Kids now have a fitness band to call their own. LeapFrog, creator of tablets and interactive learning toys for children, unveiled the LeapBand activity tracker at an event in New York City tonight. The device seizes on the popularity of similar activity trackers for adults, including FitBit and Jawbone Up. These wearable technologies typically keep track of steps taken, calories burned and even hours of sleep acquired.
In a statement, Dr. Jody Sherman LeVos, manager of LeapFrog’s Learning Team said, “We understand that raising a confident child not only includes making sure they are versed on the ABCs and 123s, but also have the tools to establish healthy habits and stay active.” Ten different activity challenges come pre-loaded on the LeapBand and there is access to an additional forty, via download. Kids are encouraged to, “Walk like a crab” or “Pop like popcorn,” and their activity earns them points, which in turn unlocks eight customizable virtual “pets” like a panda or penguin. Additionally, mini-games let kids earn virtual toys for their pets.
The launch of LeapBand seems timely, in light of first lady Michelle Obama’s public efforts to combat and raise awareness of childhood obesity. Despite this, my initial impression was that kids 4 – 7 years old (the recommended age for LeapBand users) were already pretty active at this stage in their lives. Did they really need another pricey gadget to boost their seemingly boundless energy?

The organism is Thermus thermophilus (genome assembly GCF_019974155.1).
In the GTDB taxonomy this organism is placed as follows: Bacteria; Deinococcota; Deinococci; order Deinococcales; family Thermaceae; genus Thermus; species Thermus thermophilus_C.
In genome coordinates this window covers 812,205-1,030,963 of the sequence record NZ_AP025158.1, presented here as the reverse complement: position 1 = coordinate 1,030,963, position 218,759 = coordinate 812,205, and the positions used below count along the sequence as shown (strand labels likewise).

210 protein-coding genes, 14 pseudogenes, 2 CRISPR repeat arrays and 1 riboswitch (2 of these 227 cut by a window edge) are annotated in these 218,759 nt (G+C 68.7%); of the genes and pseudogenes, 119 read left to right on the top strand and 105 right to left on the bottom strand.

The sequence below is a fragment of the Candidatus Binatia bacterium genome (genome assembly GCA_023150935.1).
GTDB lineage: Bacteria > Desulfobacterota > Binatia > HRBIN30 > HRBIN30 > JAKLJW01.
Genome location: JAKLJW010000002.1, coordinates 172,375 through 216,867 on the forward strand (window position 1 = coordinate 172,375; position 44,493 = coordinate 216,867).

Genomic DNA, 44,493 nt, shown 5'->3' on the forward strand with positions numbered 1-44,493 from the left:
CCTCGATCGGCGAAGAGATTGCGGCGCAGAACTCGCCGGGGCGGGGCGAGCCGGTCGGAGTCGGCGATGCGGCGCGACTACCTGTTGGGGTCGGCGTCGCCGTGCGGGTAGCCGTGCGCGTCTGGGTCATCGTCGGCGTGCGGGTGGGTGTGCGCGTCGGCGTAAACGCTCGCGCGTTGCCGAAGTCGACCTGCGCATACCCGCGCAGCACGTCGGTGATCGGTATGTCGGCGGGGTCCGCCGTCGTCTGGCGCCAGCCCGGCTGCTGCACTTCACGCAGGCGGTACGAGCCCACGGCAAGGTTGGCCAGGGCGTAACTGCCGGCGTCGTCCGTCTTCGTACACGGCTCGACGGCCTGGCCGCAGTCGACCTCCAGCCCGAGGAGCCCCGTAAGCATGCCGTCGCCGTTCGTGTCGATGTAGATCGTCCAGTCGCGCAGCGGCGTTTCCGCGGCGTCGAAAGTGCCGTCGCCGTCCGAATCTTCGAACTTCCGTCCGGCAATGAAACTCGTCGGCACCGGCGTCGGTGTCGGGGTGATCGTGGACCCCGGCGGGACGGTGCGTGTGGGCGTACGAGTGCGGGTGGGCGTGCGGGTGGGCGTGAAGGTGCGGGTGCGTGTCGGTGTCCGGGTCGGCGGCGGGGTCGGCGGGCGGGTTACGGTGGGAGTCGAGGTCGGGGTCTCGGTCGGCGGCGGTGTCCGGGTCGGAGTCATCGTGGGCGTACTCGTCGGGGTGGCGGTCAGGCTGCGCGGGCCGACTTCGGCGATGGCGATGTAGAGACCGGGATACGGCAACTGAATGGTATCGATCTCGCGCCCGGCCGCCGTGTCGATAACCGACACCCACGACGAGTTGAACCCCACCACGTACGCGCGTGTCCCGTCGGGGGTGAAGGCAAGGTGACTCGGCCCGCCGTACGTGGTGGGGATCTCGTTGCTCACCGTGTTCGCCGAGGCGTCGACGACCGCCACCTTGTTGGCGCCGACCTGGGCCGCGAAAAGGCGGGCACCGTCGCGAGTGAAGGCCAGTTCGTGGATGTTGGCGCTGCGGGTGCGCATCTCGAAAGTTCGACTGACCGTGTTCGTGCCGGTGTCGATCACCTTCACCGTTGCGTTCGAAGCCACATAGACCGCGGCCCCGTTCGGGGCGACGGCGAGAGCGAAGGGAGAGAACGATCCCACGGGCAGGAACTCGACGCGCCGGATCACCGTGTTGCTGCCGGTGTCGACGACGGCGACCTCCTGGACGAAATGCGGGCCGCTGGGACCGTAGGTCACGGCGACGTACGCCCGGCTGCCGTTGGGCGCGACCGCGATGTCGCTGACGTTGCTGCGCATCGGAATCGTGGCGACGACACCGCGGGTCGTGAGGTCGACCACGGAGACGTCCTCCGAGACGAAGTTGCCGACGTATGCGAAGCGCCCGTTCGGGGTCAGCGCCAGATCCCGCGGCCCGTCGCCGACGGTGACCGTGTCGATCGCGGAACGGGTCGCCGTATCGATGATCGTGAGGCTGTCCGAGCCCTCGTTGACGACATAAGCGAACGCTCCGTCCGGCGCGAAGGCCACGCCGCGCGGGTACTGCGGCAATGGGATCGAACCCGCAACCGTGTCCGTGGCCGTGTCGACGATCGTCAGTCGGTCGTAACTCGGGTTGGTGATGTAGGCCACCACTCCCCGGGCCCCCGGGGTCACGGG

Turns out they might. “Once kids are in school, they’re not as active as we think they are,” said Diane Debrovner, deputy editor at Parents magazine. “They spend a lot of time sitting in school . . . I think it will be surprising for parents to find out how inactive their children are [during] a lot of the day.”
Given the increasing number of children who interact with mobile devices these days, Debrovner did express concern on the introduction of yet another potentially distracting screen. “It’s strapping a screen onto your child’s wrist 24/7 . . . it does make the concept of limiting screen time a little more complicated for parents.”
LeapFrog attempts to address this concern with parental controls to designate “School Time”, “Night Time“, and “Quiet Time” modes that lock the game and pet play.
It’s too early to tell whether kids will take to the LeapBand, since it won’t be available in stores until the fall, but if there’s a takeaway from the trend of adult fitness trackers, it’s that a little healthy competition never hurt anyone. “It game-fies fitness and it makes being active more fun, and gives kids the types of points and rewards for being active that they’re used to getting from playing their favorite game on the iPad,” noted Debrovner.
The LeapBand measures 2.3 by 1.6 inches with a thickness of 1.9 inches, and comes in green, pink and blue. It has a built-in accelerometer, 1.44-inch color screen, external speaker and rechargeable battery. A companion app with mini-games is available for iOS and Android devices, as well as LeapFrog’s LeapPad Ultra tablet. The LeapBand will retail for $40.